“The data may not contain the answer. The combination of some data and an aching desire for an answer does not ensure that a reasonable answer can be extracted from a given body of data.” - John Tukey
“If you torture the data, it will confess to anything” - Ronald Coase.
Upfront consideration to the design and execution of large scale data generating research projects can help to prevent unfortunate or costly outcomes. This section provides guidance on and resources related to study design, human subjects research, management of clinical and experimental data, and a review of factors to consider when choosing from some of the common large scale molecular data generating platforms.
This section provides guidance for researchers looking to develop a hypothesis that will have reasonable statistical power, identify the appropriate set of samples, and execute a large scale data production from those samples. There are the two general types of studies using large scale molecular data sets, which can loosely be thought of as “investigative” and “comparative.” The two aren’t completely extricable and can each can serve as groundwork for future experiments for the other. The process to perform these types of studies, however, can be very different. The details specific to each study type are best addressed prior to generating materials or data sets.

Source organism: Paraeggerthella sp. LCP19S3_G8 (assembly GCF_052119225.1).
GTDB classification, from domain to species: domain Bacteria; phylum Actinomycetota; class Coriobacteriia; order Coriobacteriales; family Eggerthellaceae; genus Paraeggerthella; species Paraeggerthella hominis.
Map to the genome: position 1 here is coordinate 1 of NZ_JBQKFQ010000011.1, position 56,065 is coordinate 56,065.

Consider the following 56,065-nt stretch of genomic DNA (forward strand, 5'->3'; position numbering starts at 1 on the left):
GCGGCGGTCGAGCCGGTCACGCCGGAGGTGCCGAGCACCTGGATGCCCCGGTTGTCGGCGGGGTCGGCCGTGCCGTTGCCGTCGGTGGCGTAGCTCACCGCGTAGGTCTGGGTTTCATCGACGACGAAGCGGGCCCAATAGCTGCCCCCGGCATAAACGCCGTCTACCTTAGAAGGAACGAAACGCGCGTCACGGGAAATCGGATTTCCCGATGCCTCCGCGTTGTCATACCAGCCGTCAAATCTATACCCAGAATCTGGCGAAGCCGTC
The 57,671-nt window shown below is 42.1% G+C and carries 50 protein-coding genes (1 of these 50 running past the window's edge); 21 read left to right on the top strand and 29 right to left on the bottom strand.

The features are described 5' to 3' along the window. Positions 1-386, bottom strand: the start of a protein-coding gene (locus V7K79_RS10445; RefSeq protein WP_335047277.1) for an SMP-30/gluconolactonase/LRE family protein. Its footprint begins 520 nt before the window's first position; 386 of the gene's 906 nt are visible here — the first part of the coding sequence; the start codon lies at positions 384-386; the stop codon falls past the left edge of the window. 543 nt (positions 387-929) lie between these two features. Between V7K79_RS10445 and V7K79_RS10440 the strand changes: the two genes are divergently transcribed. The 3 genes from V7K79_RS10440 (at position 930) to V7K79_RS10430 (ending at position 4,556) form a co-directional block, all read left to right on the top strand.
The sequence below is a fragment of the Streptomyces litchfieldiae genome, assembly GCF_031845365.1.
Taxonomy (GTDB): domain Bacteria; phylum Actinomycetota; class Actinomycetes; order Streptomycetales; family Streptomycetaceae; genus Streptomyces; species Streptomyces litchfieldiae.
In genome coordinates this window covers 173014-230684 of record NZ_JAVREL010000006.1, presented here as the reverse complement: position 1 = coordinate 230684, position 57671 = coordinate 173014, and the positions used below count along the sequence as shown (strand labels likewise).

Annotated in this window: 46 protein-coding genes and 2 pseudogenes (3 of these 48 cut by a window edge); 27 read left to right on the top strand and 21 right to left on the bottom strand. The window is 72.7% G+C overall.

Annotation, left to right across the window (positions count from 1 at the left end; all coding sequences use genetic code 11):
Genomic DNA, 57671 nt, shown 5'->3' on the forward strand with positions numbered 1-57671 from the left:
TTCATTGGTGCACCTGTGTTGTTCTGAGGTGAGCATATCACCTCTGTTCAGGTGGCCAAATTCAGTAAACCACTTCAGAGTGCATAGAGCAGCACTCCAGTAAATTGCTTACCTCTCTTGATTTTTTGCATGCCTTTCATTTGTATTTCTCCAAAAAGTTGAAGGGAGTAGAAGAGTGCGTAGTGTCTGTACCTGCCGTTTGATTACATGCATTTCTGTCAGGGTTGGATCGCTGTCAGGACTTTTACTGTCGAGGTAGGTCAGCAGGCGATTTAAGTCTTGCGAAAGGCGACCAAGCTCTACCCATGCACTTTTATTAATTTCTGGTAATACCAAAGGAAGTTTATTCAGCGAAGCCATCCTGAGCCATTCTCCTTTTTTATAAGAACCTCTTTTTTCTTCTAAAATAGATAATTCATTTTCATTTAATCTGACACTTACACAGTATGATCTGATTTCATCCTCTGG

The policies and processes that relate to the human subject components of any large scale data generating or analyzing study are continually evolving as new issues arise and become more clear. Keeping up with the particular issues that do or do not apply to a given research project can sometimes be a challenge, and these pages contain relevant guidance and links to the necessary information researchers need before, during and after a research project involving human specimens or data.
For a each study, the particular covariates associated with large scale data sets typically come from clinical or laboratory data. When these data are originating from human samples, certain protections need to be in place to ensure patient privacy. There are resources at the Fred Hutch which can help researchers effectively manage these data so that they can be associated with downstream molecular data sets more consistently and securely.
The decisions required when generating large scale data sets themselves are informed by an understanding of the specimen cohort, any limitations imposed by the consent of the patients from which those specimens were obtained, and the specific hypothesis the researcher is intending to address. This section contains guidance about generating or handling large scale data from a variety of sources, highlights the particularites of each, and include information for researchers interacting with various Fred Hutch Shared Resources.
Some of the challenges associated with executing large scale data projects can be mitigated by implementing good laboratory management and data systems before beginning the project. These sections relate to the particular systems available to Fred Hutch researchers that help them manage data generated in laboratories and also specific types of guidance about good laboratory practices with large scale data generation in mind.